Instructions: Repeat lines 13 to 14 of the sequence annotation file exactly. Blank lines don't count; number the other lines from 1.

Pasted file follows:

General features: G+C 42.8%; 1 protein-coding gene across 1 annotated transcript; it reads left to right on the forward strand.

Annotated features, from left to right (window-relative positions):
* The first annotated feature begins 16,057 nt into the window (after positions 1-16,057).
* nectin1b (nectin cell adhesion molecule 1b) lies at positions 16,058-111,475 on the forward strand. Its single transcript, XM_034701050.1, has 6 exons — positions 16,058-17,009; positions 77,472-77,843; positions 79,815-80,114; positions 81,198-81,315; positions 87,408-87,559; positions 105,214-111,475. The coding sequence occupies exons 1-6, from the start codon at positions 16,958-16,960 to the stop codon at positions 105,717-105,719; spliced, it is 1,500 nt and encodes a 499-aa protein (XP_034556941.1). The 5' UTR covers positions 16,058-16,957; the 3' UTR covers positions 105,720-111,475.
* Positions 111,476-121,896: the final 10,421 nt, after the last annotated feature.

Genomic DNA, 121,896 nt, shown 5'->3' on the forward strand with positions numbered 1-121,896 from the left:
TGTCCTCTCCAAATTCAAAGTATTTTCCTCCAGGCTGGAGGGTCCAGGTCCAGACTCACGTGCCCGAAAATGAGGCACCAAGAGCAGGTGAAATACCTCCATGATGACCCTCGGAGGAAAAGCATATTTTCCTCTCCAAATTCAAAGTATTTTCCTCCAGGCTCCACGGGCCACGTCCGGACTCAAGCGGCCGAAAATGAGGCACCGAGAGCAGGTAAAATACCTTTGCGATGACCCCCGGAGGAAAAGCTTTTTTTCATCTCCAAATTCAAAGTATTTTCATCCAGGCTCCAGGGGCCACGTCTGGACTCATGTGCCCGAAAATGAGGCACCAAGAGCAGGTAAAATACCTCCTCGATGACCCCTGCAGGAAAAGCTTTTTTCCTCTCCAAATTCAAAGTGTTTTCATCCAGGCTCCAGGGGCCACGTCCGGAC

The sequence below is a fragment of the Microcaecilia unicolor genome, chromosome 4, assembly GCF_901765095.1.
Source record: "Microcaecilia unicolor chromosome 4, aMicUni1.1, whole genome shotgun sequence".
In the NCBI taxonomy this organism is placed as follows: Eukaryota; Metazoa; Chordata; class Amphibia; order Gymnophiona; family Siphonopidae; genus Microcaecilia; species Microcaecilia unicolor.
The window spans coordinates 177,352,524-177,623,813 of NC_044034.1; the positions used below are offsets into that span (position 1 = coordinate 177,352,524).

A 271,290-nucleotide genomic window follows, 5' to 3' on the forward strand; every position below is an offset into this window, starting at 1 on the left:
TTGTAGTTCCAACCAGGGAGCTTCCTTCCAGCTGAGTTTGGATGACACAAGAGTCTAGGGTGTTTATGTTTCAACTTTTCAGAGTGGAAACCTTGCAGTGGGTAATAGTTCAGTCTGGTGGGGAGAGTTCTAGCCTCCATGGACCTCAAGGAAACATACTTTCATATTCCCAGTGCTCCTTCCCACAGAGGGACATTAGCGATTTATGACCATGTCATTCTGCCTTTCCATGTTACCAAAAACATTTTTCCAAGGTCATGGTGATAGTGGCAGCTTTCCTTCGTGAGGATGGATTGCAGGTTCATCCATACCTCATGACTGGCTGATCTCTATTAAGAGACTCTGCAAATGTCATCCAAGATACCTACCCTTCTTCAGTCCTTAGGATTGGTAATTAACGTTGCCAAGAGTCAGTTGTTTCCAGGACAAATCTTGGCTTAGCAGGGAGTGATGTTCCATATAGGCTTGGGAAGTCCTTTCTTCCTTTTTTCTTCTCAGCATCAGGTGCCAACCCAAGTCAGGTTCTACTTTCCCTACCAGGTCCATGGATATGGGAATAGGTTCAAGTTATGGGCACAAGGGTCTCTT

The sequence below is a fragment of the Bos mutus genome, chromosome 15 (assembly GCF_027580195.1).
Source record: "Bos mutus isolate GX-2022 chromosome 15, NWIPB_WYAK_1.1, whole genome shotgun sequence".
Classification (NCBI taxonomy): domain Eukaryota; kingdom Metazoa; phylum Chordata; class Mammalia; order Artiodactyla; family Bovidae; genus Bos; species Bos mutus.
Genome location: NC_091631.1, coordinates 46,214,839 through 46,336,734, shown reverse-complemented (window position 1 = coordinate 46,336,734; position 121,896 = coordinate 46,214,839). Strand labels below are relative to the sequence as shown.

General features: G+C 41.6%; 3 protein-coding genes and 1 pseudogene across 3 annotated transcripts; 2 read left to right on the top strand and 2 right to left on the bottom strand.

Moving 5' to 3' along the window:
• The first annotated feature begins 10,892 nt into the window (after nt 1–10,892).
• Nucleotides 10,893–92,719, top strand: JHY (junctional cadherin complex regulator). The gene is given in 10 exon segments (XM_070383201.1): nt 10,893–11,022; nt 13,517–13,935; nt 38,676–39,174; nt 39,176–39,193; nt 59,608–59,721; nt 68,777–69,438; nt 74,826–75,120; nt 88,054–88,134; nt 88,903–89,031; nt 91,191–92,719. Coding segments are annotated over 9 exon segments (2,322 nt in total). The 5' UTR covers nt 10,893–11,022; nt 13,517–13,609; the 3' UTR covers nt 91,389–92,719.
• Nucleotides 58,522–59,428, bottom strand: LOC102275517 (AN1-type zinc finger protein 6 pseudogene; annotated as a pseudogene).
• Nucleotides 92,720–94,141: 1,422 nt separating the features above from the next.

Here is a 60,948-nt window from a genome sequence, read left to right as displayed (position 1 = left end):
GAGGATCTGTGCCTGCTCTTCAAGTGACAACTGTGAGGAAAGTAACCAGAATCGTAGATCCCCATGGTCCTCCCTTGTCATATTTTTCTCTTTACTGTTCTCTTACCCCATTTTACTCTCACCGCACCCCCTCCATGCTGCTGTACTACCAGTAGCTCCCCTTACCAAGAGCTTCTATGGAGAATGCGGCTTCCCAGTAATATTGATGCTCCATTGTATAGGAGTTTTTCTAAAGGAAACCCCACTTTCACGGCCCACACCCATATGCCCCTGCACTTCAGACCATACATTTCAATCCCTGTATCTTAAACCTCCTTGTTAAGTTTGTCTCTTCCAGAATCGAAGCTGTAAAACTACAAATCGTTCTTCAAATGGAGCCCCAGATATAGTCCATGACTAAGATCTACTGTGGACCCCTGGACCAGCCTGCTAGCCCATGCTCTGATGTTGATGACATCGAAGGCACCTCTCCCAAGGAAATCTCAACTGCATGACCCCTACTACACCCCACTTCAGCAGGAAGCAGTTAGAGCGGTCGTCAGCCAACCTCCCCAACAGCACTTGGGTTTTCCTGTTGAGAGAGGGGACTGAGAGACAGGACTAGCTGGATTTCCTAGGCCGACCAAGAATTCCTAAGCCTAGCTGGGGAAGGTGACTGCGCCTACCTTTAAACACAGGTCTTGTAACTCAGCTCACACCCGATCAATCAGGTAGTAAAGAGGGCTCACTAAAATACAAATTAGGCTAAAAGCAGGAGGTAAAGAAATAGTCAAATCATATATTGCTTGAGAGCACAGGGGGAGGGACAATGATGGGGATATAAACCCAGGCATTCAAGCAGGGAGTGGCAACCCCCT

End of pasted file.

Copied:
TTGTAGTTCCAACCAGGGAGCTTCCTTCCAGCTGAGTTTGGATGACACAAGAGTCTAGGGTGTTTATGTTTCAACTTTTCAGAGTGGAAACCTTGCAGTGGGTAATAGTTCAGTCTGGTGGGGAGAGTTCTAGCCTCCATGGACCTCAAGGAAACATACTTTCATATTCCCAGTGCTCCTTCCCACAGAGGGACATTAGCGATTTATGACCATGTCATTCTGCCTTTCCATGTTACCAAAAACATTTTTCCAAGGTCATGGTGATAGTGGCAGCTTTCCTTCGTGAGGATGGATTGCAGGTTCATCCATACCTCATGACTGGCTGATCTCTATTAAGAGACTCTGCAAATGTCATCCAAGATACCTACCCTTCTTCAGTCCTTAGGATTGGTAATTAACGTTGCCAAGAGTCAGTTGTTTCCAGGACAAATCTTGGCTTAGCAGGGAGTGATGTTCCATATAGGCTTGGGAAGTCCTTTCTTCCTTTTTTCTTCTCAGCATCAGGTGCCAACCCAAGTCAGGTTCTACTTTCCCTACCAGGTCCATGGATATGGGAATAGGTTCAAGTTATGGGCACAAGGGTCTCTT

The sequence below is a fragment of the Bos mutus genome, chromosome 15 (assembly GCF_027580195.1).